A year’s grief: felt and observed

It’s coming up to a year since Trisha died.  I still have problems saying those words.  They still catch in the throat as they make their way out, and part of my brain wants to force my mouth to change the words to something less direct; to use one of the popular euphemisms we often use to describe someone’s death: ‘since Trisha passed away’ or ‘since I lost her’.  Each of those is technically true, but they lack the force of what hit me on 30th October 2017.

To me, grief feels imposing and, at times, insurmountable.  It feels like eternity since I was able to put my arms around Trisha and feel her, still alive; since she was able to stimulate my actual senses and not just my memory. Yet, simultaneously, it’s only five minutes since I was in her hospice room, sitting at her bedside and stroking her hair in fits of grieving tears.  I have to admit that I’m struggling with it.

The intervening months have been, to employ an overused phrase, a rollercoaster of emotions.  Only this rollercoaster constantly shifts its shape.  It’s mostly flat – which is me trying to keep busy with day-to-day life and ignore my feelings – but there are undulations of varying height and gradient, and I never have any warning of when I’m going to meet one.  The highs are rare, but so very welcome.  The lows are more common than I’d like or care to admit and can be pretty deep.

I’ve watched films, in particular those with characters who are widowed, that portray bereavement as a series of heavy sighs and benign smiles at the thought of their loved one.  That doesn’t seem to be where I am.  I’ve also read a load of books on grief, loss and significant life change.  I’m searching for clues in other people’s experiences, so I can find the answer to my own problem.

I’m looking for the ‘right way’ to cope and to find out where I am on the Gantt chart of grief.  I haven’t found either.  It’s taken me this long to figure out that there is no ‘right way to grieve’, there is no linear progression for grief.  Grief is a scribble that has a definite beginning point but has no discernable end. The only variables are the thickness, depth and intensity of the line.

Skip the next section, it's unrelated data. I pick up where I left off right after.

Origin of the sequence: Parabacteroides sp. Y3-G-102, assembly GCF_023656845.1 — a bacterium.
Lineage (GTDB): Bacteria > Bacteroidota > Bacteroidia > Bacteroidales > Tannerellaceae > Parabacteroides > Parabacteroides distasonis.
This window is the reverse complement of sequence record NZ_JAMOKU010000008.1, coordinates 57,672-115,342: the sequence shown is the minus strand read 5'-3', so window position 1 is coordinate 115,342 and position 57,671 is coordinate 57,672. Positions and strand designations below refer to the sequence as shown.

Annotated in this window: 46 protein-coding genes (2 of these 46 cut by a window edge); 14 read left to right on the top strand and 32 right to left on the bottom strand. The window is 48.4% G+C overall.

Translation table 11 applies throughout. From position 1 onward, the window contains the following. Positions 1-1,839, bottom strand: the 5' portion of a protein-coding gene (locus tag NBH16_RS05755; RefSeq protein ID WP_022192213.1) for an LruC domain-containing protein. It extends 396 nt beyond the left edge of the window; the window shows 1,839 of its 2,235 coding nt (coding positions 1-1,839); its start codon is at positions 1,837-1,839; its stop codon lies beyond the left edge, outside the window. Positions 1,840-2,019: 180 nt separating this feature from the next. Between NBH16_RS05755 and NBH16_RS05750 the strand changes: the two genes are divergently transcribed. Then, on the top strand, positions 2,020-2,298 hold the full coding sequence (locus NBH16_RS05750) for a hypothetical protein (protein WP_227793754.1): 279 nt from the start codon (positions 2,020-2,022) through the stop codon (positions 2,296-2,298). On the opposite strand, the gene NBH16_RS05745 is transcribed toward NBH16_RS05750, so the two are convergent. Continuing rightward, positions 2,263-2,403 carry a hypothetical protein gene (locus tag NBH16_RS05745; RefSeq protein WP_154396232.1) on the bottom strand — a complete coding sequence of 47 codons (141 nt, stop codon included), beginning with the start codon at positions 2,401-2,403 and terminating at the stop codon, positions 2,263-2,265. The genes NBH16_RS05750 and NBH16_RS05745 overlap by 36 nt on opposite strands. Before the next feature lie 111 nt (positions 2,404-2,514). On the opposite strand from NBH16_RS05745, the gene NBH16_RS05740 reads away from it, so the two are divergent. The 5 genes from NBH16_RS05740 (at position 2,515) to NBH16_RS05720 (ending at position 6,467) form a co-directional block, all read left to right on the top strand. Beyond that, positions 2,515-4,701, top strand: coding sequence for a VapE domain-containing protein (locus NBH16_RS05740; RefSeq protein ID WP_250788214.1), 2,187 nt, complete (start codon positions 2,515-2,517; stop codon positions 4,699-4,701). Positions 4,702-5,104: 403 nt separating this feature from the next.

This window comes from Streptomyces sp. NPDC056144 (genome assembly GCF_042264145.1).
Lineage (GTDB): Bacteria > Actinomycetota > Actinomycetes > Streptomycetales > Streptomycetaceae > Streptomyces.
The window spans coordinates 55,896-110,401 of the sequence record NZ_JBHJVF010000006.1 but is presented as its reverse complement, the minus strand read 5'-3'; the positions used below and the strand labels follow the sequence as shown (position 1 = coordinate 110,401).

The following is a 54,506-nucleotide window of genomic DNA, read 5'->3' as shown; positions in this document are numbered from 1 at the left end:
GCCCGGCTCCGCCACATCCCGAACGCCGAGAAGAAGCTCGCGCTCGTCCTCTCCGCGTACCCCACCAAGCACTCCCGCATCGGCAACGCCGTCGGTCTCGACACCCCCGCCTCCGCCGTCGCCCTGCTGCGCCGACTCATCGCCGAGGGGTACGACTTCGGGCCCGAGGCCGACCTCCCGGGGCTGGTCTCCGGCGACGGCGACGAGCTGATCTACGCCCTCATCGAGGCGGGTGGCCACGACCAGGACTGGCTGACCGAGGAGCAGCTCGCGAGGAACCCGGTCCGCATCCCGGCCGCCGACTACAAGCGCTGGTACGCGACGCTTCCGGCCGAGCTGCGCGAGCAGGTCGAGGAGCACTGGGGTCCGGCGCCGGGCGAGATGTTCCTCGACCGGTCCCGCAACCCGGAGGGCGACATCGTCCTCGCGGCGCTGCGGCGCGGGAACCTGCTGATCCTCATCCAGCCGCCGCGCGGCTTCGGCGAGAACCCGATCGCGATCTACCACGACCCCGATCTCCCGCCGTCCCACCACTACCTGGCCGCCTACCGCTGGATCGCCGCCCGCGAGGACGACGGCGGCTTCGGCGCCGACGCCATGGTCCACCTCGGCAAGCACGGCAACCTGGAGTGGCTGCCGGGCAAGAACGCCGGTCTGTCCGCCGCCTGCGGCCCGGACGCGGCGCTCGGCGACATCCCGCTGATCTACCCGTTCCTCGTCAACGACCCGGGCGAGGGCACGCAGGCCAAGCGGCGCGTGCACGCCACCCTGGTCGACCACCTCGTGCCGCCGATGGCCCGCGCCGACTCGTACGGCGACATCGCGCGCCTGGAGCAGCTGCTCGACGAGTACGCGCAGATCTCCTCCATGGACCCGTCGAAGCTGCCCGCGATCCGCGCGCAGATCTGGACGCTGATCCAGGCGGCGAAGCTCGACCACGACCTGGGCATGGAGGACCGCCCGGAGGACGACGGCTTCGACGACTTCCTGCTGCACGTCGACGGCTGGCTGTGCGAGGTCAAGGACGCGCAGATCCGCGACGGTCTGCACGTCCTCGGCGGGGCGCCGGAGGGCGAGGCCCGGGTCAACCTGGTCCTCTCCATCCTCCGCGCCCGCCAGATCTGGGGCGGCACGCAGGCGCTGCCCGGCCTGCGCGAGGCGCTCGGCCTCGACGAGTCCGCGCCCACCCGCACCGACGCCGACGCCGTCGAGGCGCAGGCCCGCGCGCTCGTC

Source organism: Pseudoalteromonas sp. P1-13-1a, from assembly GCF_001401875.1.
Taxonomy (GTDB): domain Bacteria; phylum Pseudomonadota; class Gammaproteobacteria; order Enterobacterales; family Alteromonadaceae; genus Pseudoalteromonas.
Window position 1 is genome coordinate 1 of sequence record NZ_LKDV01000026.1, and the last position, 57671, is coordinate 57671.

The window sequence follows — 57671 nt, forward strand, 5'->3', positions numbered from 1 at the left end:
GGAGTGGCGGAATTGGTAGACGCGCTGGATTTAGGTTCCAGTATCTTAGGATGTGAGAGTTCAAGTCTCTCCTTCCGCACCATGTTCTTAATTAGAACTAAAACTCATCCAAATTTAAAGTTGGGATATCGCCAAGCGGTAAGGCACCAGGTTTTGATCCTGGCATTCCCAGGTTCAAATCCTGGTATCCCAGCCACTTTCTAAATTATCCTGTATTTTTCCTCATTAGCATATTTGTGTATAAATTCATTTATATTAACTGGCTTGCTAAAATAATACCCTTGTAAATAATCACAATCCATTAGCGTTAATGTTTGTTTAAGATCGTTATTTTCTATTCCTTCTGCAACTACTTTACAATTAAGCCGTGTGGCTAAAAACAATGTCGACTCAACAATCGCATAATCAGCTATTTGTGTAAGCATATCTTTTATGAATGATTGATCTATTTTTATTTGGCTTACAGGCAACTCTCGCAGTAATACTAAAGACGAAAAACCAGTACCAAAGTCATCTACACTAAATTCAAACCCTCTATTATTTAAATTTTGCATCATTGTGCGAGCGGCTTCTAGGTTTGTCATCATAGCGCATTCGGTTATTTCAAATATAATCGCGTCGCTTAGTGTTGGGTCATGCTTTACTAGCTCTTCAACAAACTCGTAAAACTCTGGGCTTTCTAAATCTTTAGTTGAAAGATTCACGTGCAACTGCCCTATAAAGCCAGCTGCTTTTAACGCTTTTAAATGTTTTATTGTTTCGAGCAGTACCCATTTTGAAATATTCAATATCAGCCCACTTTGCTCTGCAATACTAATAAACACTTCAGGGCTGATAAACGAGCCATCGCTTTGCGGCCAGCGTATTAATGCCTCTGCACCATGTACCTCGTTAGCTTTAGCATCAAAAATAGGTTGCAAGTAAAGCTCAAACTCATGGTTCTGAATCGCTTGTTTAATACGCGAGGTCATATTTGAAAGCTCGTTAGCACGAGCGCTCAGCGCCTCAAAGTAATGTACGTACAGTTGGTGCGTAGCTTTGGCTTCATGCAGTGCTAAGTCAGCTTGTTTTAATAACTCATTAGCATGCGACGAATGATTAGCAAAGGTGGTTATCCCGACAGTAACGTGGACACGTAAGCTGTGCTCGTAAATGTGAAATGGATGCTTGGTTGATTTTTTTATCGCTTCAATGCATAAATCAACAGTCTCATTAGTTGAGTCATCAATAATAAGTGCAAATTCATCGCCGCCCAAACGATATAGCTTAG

I’m surrounded by Trisha’s things or reminders of her: her pillow, untouched since it came back from the hospice; her bag containing her hair dryer, hairbrushes and other stuff; her ashes, in the front room, are still in the funeral director’s bag they came in, only now they have just-shy-of-12 months’ worth of dust on them.  They’ve all assumed sacred relic status.

I’ve started painting again.  The thing is that every canvas is inspired by Trisha or by loss.  I have photos of her all over the front room, I have a study of her that I painted years ago, there’s another painting with her in it…I’m starting to worry that this isn’t healthy.  I think I’ve figured out why: I’m scared that I’ll forget her, or that the good memories that we had together are irretrievably tainted by the later memories where things aren’t so enjoyable.  I don’t trust myself not to forget, and I couldn’t forgive myself if I did.

If you’ve read this blog for any length of time, you’ll have seen the post, ‘D-Notice on the D-Word’, about a friend who passed away due to MS.  I started thinking then that Trisha’s MS would ultimately be too much for her, but I never thought that I’d be right.  Rather, I hoped I’d be wrong.  When the MS nurse told me that nothing more could be done, I still wasn’t prepared for the prospect of her dying.  No matter what anyone said or demonstrated, seeing Trisha lying lifeless in a hospice bed – albeit free from pain and having received the best care she could have been given – was horrifying.